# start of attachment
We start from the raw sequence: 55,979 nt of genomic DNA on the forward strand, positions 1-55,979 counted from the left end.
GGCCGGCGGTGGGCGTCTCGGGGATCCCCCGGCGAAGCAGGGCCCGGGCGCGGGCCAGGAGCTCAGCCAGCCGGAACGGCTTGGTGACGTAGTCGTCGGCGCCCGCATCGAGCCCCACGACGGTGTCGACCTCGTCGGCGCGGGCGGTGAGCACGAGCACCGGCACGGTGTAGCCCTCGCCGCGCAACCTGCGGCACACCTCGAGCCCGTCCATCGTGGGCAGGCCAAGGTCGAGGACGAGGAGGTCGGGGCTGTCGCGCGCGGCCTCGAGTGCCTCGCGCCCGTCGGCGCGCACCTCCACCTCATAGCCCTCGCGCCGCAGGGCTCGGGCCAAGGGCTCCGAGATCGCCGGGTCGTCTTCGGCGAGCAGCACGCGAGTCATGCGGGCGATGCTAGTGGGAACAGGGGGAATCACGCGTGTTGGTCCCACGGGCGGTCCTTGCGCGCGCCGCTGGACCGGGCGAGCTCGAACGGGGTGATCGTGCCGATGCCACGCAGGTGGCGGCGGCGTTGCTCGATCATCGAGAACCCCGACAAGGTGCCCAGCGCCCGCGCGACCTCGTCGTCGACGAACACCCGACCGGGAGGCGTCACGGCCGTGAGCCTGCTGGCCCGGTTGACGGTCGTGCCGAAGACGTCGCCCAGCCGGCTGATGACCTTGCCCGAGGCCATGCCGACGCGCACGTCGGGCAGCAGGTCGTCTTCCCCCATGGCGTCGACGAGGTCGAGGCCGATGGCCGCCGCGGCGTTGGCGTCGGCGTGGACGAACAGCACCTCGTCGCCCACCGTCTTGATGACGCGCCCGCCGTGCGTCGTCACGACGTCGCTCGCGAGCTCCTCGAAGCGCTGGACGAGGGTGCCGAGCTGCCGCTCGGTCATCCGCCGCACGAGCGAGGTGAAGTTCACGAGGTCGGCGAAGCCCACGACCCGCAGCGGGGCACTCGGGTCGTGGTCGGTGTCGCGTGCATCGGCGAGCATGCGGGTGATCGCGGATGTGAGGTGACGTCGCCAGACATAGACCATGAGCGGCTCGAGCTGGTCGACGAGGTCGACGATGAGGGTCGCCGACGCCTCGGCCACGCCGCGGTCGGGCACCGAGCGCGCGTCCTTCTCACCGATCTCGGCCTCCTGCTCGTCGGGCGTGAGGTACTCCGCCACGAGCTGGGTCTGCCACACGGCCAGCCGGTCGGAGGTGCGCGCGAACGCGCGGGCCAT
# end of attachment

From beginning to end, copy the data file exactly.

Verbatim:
We start from the raw sequence: 55,979 nt of genomic DNA on the forward strand, positions 1-55,979 counted from the left end.
GGCCGGCGGTGGGCGTCTCGGGGATCCCCCGGCGAAGCAGGGCCCGGGCGCGGGCCAGGAGCTCAGCCAGCCGGAACGGCTTGGTGACGTAGTCGTCGGCGCCCGCATCGAGCCCCACGACGGTGTCGACCTCGTCGGCGCGGGCGGTGAGCACGAGCACCGGCACGGTGTAGCCCTCGCCGCGCAACCTGCGGCACACCTCGAGCCCGTCCATCGTGGGCAGGCCAAGGTCGAGGACGAGGAGGTCGGGGCTGTCGCGCGCGGCCTCGAGTGCCTCGCGCCCGTCGGCGCGCACCTCCACCTCATAGCCCTCGCGCCGCAGGGCTCGGGCCAAGGGCTCCGAGATCGCCGGGTCGTCTTCGGCGAGCAGCACGCGAGTCATGCGGGCGATGCTAGTGGGAACAGGGGGAATCACGCGTGTTGGTCCCACGGGCGGTCCTTGCGCGCGCCGCTGGACCGGGCGAGCTCGAACGGGGTGATCGTGCCGATGCCACGCAGGTGGCGGCGGCGTTGCTCGATCATCGAGAACCCCGACAAGGTGCCCAGCGCCCGCGCGACCTCGTCGTCGACGAACACCCGACCGGGAGGCGTCACGGCCGTGAGCCTGCTGGCCCGGTTGACGGTCGTGCCGAAGACGTCGCCCAGCCGGCTGATGACCTTGCCCGAGGCCATGCCGACGCGCACGTCGGGCAGCAGGTCGTCTTCCCCCATGGCGTCGACGAGGTCGAGGCCGATGGCCGCCGCGGCGTTGGCGTCGGCGTGGACGAACAGCACCTCGTCGCCCACCGTCTTGATGACGCGCCCGCCGTGCGTCGTCACGACGTCGCTCGCGAGCTCCTCGAAGCGCTGGACGAGGGTGCCGAGCTGCCGCTCGGTCATCCGCCGCACGAGCGAGGTGAAGTTCACGAGGTCGGCGAAGCCCACGACCCGCAGCGGGGCACTCGGGTCGTGGTCGGTGTCGCGTGCATCGGCGAGCATGCGGGTGATCGCGGATGTGAGGTGACGTCGCCAGACATAGACCATGAGCGGCTCGAGCTGGTCGACGAGGTCGACGATGAGGGTCGCCGACGCCTCGGCCACGCCGCGGTCGGGCACCGAGCGCGCGTCCTTCTCACCGATCTCGGCCTCCTGCTCGTCGGGCGTGAGGTACTCCGCCACGAGCTGGGTCTGCCACACGGCCAGCCGGTCGGAGGTGCGCGCGAACGCGCGGGCCAT